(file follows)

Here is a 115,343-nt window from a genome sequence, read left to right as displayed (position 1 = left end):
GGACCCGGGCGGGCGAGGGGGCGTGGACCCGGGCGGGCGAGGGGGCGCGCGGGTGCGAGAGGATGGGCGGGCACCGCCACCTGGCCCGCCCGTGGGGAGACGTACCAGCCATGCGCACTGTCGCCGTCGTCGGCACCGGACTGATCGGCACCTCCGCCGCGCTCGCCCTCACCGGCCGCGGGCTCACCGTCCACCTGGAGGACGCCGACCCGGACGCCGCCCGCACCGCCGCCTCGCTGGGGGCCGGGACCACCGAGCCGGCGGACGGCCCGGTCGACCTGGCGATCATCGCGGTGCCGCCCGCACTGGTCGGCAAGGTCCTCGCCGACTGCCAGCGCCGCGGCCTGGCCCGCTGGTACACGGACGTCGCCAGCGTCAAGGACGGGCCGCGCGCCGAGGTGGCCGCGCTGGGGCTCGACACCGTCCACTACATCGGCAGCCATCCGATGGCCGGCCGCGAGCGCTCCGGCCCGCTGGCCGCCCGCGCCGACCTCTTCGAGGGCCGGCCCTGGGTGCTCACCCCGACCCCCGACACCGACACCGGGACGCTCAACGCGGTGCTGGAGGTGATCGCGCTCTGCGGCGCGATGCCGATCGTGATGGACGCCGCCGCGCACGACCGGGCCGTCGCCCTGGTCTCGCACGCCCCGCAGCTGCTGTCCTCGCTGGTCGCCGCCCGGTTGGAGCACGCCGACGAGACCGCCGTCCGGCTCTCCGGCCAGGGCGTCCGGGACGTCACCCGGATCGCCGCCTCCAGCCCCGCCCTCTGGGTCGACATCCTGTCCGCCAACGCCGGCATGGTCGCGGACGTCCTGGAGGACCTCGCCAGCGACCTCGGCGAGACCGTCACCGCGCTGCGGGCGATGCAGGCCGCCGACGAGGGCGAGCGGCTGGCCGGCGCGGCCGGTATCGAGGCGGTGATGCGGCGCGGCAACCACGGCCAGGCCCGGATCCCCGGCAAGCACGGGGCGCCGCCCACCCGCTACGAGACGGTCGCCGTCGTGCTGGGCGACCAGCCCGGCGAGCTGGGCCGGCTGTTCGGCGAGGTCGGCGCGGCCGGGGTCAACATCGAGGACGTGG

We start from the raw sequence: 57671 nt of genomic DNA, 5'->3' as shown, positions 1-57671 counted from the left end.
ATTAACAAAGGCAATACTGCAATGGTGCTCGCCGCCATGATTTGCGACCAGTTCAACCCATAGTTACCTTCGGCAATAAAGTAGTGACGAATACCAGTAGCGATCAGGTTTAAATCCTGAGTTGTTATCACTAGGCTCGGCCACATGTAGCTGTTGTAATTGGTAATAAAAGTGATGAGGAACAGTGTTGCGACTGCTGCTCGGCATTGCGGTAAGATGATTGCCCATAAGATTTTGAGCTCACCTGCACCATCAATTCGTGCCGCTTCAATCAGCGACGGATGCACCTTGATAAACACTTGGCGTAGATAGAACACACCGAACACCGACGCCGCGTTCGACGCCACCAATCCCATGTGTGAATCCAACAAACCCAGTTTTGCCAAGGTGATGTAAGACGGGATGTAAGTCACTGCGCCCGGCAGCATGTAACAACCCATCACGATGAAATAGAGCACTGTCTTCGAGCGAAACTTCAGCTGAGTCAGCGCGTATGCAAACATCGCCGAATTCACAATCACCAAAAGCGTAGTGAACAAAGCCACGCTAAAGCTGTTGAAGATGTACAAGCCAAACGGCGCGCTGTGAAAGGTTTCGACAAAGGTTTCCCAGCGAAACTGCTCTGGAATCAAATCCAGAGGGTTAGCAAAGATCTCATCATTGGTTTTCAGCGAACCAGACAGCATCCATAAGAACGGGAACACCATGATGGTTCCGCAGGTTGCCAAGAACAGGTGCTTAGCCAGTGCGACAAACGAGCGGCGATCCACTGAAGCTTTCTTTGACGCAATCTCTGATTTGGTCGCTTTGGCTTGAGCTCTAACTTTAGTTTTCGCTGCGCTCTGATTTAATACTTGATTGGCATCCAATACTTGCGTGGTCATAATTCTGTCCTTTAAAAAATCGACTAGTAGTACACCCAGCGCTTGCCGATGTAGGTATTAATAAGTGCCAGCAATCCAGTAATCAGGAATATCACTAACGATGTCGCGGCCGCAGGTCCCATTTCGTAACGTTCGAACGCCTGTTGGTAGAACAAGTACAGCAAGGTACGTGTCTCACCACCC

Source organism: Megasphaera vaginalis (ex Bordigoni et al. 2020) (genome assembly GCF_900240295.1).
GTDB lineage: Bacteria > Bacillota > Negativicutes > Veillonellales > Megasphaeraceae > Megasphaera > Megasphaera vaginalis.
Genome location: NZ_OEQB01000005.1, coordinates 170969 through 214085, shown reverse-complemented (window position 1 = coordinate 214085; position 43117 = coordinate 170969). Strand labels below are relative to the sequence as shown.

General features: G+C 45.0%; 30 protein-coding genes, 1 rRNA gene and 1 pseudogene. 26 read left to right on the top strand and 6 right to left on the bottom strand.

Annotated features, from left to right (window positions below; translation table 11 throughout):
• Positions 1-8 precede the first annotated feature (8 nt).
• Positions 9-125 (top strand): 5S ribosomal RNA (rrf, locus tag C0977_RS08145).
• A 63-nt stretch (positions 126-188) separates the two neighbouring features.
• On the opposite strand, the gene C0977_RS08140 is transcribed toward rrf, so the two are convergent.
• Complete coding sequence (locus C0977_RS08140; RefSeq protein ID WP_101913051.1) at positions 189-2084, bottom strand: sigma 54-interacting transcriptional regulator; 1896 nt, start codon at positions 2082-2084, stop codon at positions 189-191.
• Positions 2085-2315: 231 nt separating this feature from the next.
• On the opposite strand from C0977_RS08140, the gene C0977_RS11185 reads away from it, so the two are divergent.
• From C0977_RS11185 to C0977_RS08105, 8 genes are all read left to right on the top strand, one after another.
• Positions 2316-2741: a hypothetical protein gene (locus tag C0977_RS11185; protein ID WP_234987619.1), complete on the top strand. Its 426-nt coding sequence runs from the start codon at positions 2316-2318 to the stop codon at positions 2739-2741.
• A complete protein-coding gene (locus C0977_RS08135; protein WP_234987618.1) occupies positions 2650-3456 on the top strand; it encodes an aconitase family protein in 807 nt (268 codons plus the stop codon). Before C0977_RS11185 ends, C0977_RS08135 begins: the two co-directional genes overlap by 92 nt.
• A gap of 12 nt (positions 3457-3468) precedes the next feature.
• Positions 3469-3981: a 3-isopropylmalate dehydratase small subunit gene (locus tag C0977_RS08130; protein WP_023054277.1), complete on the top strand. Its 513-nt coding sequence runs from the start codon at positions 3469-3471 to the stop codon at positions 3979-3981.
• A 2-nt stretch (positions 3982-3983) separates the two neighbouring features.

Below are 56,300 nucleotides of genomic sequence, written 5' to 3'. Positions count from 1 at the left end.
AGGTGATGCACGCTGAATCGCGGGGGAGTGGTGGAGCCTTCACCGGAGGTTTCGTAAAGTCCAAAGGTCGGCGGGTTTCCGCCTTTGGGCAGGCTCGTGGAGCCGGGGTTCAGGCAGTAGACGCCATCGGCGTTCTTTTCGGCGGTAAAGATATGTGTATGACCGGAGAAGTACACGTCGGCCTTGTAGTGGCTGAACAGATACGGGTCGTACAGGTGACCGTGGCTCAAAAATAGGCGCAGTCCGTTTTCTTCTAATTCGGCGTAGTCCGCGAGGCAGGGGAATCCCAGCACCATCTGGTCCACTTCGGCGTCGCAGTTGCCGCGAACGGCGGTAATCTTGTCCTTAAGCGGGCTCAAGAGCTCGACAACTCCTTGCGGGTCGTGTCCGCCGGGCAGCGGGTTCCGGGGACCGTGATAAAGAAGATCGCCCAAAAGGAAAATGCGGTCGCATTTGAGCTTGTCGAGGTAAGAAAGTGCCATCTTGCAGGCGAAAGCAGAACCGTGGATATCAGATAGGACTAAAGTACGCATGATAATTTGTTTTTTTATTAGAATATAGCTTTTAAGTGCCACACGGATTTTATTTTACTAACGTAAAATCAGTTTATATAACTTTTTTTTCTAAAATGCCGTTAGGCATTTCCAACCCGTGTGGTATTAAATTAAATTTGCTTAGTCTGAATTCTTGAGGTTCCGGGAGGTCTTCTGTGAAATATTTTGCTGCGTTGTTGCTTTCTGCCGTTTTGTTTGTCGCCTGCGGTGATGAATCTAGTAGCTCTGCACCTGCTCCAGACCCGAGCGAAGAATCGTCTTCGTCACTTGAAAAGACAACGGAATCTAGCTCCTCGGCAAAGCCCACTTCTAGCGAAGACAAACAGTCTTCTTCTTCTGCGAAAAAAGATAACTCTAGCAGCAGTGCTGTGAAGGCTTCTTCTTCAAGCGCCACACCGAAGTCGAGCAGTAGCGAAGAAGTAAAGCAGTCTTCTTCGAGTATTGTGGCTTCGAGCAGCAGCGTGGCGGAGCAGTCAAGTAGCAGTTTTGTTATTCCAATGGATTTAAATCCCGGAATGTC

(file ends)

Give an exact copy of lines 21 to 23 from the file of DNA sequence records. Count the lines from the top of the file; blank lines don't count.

• Positions 3469-3981: a 3-isopropylmalate dehydratase small subunit gene (locus tag C0977_RS08130; protein WP_023054277.1), complete on the top strand. Its 513-nt coding sequence runs from the start codon at positions 3469-3471 to the stop codon at positions 3979-3981.
• A 2-nt stretch (positions 3982-3983) separates the two neighbouring features.

Below are 56,300 nucleotides of genomic sequence, written 5' to 3'. Positions count from 1 at the left end.